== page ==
George Scott. 46, mrs. Woodnot, much respected. 61, mrs. Mary Cook. 21, mr. Robert Scott. 32, mrs. Davis. At Barnardcastle, 46, the wife of mr. William Rumford. At Bishopauckland, 104, Mrs. J. Webster. At Sunderland, 88, mr. J)uncan Kay, a preacher among the Methodists, 87, mrs. Bell. At Darlington, 64, mrs. Esther Marr. 80, mr. G.
Brown. 47, mr. John Wakerly, a respectable portrait and landscape painter. At Bishop, wearmouth, suddenly, 87, mr. George Murray, aveteran soldier; he fought under Gen. Wolfe, in 1755, and at Saratoga, under Gen. Burgoyne, in 1777. At Alnwick, 40, miss Isabella Shields. 55, mr. John Pringle, deservedly respected. At Ovingham, the wife of mr. J. Lamb, much respected. At Lorton, 86, mr. Mirehouse Key. At Redman, 56, mr. Jonathan Key. At Bedlington, 79, mrs. Mitchinson, much respected. At Kenton, 84, the wife of mr. William Cachside. At Biddleston, 63, Thomas Selby, esq. much lamented. At Low Row, 110, Mrs. Dorothy Phillips. At Hart, 84, Edward Phillips, esq. At Monkton, mr. Robert Sanderson. CUMBERLAND AND west MoRELAN p, , Married.] Mr. Joseph Poole to miss Catherine Irving, Mr. George Duckett to miss Mary Rutledge. Mr. James Ferguson to miss Eleanor Ewar. The Rev. James Macadam to miss Mary Pattinson: all of Carlisle. Mr. John Adamson to mrs. Ann Mc. Leod. Mr. Anthony Storey to miss Falcon. Mr. T. Fin. ney to miss Eleanor Hope: all of Whitehaven. At Carlisle, mr. Benjamin Harrison, merchant, of Liverpool, to miss Sarah Harrison of Sorlisle. Mr. John Peacock to miss Mary Winskill. Mr. John Robson to miss Rebecca Hindow. Mr. John Strong to miss Eleanor Stuartson. Mr. George Atkin to miss Elizabeth Bewsher. Mr. William Mc. Gee to miss Elizabeth Goodfellow: all of Penrith. Mr. Robert Robinson to miss Elizabeth Graham: both of Brampton. Capt. Wickham of Maryort, to miss Jane Edmundson of Burns. M. . Barker, jun. merchant, of Whitehaven, to mrs. Atkinson of Egremont. Mr. John Gili to miss Sarah Ismay, both of Wigton. Died.] At Carlisle, 43, mrs. Mary Mason. 28, mr. Addison. Mrs. Crozier, at an advanced age. In Rickergate, very suddenly, 37, ors. Ann Chesters. At an advanced age, mr. David Brodie. Mr. Wm. Wright. 37, mrs. Agnes Elliott. At Penrith, mr. William Todd, much respected. At an advanced age, mrs. Mary Slee. 80, mr. Josiah Wilkinson. At Brampton, mr. John Sloane, jun. Mr. James Toppling, at an advanced age. At Wigton, 90, mrs. Mary Lattimer. At Mire, 78, mrs. Alice Atkinson. At Wetheral, 81, Ints. Mary Robinson. At Cieugh-head, 80, Mr. Nicholson. At Caldcoats, 87, Mr. Ed. ward Routledge, much respected. Yortkshire. - In the late address to the Regent on the Princess Charlotte's marriage, from York, was the following passage:---". It is neither fleets nor armies, neither alliances abroad nor guards at home, that can give permanency to that rule to which the love of the people is acanting. . ...The Comet, for New-York, lately sailed from Hull with upwards of 80 passengers for that Country; many of them small farmers, or labourers in husbandry. ... Married.] The Rev. Richard Winter Hamilton to miss Rachael Thackrey of St. Ann’s, both of Leeds. Mr. John Châmbers to miss Williamson. Mr. William Whitton to miss Lockhart: all of Hull. Mr. William Lievesley to miss Harriet Herby of Hull. The Rev. George Lewthwaite, rector of Addle, to miss Martha Birley of Leeds. Mr. John Wright of Wortley, to miss Hannah Wood of Leeds. Mr. Jeremiah Pickersgill of Farnley, to miss Hannah Hargrave of Wortley. Mr. John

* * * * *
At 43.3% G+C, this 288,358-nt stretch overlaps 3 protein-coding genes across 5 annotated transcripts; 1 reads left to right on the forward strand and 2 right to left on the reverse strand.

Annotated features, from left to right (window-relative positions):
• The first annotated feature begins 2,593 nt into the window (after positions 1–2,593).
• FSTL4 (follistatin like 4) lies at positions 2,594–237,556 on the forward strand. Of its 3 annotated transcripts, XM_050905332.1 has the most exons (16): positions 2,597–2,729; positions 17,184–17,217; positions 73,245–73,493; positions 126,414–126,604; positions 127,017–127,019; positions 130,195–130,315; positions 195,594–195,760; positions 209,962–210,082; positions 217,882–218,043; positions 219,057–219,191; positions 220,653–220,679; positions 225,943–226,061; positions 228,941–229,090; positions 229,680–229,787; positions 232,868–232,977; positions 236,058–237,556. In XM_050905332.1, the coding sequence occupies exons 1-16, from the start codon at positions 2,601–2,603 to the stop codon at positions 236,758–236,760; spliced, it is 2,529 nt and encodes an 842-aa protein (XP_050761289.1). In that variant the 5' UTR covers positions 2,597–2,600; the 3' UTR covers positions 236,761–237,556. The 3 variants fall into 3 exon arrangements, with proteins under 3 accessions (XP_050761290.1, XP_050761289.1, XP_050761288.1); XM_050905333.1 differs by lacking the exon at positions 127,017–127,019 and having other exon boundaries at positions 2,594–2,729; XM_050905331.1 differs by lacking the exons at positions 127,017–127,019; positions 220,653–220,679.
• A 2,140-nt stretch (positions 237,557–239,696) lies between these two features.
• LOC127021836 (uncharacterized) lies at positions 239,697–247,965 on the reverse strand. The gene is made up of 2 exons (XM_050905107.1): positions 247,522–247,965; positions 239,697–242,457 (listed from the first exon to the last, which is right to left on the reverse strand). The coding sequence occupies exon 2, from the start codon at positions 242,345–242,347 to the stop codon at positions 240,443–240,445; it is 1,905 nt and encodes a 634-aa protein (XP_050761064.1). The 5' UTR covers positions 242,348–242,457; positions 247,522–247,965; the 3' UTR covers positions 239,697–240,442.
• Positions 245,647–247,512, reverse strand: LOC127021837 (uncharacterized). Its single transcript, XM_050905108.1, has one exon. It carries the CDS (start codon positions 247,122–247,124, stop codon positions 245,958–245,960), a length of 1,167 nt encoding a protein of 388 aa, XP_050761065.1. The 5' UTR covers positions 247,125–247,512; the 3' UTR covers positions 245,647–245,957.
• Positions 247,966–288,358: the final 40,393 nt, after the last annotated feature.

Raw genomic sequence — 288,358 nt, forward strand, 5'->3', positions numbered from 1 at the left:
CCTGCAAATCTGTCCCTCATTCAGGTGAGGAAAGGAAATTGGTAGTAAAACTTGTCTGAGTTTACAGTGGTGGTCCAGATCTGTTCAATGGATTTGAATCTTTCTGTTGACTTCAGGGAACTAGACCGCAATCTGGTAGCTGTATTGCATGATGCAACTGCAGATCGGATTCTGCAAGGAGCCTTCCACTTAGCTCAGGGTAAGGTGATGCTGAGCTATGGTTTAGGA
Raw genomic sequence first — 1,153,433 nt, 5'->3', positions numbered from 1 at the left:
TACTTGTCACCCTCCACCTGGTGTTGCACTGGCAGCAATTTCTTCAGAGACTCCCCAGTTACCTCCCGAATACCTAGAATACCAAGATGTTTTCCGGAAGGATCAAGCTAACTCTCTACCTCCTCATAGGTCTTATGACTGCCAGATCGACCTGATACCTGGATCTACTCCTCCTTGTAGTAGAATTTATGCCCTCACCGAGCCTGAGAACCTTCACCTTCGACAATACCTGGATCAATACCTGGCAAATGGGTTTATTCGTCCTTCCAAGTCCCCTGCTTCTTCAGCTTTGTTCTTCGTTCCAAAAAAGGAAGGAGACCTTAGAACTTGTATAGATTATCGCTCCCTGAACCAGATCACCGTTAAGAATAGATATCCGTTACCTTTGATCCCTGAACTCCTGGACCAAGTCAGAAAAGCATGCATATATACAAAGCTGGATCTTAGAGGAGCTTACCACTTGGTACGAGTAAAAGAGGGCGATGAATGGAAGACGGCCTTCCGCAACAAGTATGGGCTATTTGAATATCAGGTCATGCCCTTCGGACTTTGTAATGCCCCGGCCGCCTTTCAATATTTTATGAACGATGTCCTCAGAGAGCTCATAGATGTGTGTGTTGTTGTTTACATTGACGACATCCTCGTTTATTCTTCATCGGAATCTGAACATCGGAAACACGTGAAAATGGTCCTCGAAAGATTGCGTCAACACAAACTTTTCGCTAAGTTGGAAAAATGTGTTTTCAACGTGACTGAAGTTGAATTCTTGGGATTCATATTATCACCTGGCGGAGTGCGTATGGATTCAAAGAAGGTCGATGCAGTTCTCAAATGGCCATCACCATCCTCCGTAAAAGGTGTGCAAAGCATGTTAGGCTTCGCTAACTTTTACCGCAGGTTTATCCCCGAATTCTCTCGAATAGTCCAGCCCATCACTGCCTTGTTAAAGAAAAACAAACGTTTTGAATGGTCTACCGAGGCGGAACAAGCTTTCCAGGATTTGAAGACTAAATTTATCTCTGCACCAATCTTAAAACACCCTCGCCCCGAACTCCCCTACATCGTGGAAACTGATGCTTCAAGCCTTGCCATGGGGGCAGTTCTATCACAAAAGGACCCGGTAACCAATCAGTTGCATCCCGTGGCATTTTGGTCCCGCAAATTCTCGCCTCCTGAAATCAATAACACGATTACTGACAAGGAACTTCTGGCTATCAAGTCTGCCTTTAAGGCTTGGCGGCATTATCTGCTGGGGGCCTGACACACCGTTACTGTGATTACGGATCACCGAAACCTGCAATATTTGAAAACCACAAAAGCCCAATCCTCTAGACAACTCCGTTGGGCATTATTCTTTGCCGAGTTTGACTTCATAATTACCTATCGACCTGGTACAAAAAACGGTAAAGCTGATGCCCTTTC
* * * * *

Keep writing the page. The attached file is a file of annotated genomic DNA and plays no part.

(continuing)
Wilson of Bradford, to miss Emmet of Halifax. Mr. Richard Dickinson to miss Camm of York, both of the Society of Friends. Mr. C. Horn, of Ripon, to miss Mary Appleton. . Mr. William Laycock of Lumb Mill, to miss Martha Tillotson of Skipton. Mr. Turner to 'miss Wood. Mr. C. Greenwood to miss Fouler: all of Wakefield. Mr. Michael Gowland to miss Willis. Mr. Thomas Mace to miss Melanby, all of Whitby. Thomas Garforth, # of . Steeton-hall, to miss S. Dawson, of Keighley.’ Mr. Adamson to miss Buckles, both of Hedon, Died.] At York, suddenly, William Dawson, esq. At Hull, 43, Mr. Foreman. 40, mr. J. Howasworth. 29, mrs. Margaret Stubbs. 44, mrs. Dorothy Holmes. At Leeds, at an advanced age, mrs. Shann. The wife of Arnold Langley, esq. . In St. George's-street, 79,. mr. Joseph Richardson. Mr. William Hobson. Mr. Richard Linforth. At Wakefield, 22, the wife of mr. . Stanisland, much respected. At Huddersfield, 50, mr. R. Thewlis. At Halifax, the wife of mr. William Bradley. 59, mr. Joseph Mason. At Beverley, 75, mr. John Foster. Mr. William Stoddart. 80, mr. T. Bas. At Selby, mr. Thomas Smith. At Scarborough, 60, Joseph Taylor, esq., a justly esteemed member of the Society of Friends. At Settle, 81, mrs. Paley. At Bridlington, 47, mr. John Hopper. At Lightcliffe, 34, mr. Samuel Carter. At Haigh-hall, 82, the widow of Thomas Cotton, esq. At Westgate End, 65, mr. William Walker. At Moortown, mrs. Summers. At Lower Woodhouse, Skircoat, mr. Thomas Sutcliffe. At Paw-hill, 24, mr. John Crossley Hollewell. At Dunkeswick, 33, mr. Joshua Mallorie, much respected. At Dennison-hall, Harry Wormald, esq. senior partner in the house of Wormald, Gott and Wormald. LAN CASHIRE. Mr. Canning has been re-elected for Liverpool, though he was strongly opposed by the friends of mr. Leyland, a magistrate of that town; the numbers at the close of the poll be: ing 1380 and 734. This was a national, and not a local or party, question, and it is to be regretted that mr. L. did not secure the success of the patriots by appearing in person at the hustings. The Rev. M. Shepherd and Mr. CAsey did honour to themselves and their place of residence by their spirited conduct and enlightened eloquence. Mr. Brougham's Liverpool-friends have presented him with a silver cup of exquisite work" manship. Married.] Mr. Thomas Tunstall to miss Ann Nelson. Mr. Richard Howarth to miss Hannah Green... Mr. William Falconer to miss Barratt. Michael Egan, esq. to miss Elizabeth O'Brien. Mr. William Brown to miss Sarah Taylor. Mr. Edmund Horner to miss Mary Ann Alexander: all of Manchester. Mr. C. Jackson of Manchester, to miss Allen of Cheetwood. Mr. Leather of Rosthern, to mrs. John Worthington of Hale. Mr. Henry Ragmaiden to miss Amelia Gardiner.....Mr. Thomas Rushton to miss Fisher. Mr. William Forster to miss Mary Berry, Capt., Page to miss Kelly of Catle-street. Mr. Joseph Thompson, merchant, to miss. Jane Blundell. Mr. Wiiliam Wilson to miss M. Meadows. ... Mr. William Mamwaring to miss Agnes Nelson: Mr. Henry Gibbs to miss Agnes Page: all of Liverpool. At Liverpool, John Mawdsley, esq. R.M. to miss M. Leyland, of Manchester. Mr. John Glover of St. iselens, to miss Mary Houghton, of Barrowfield-house, Eccleston.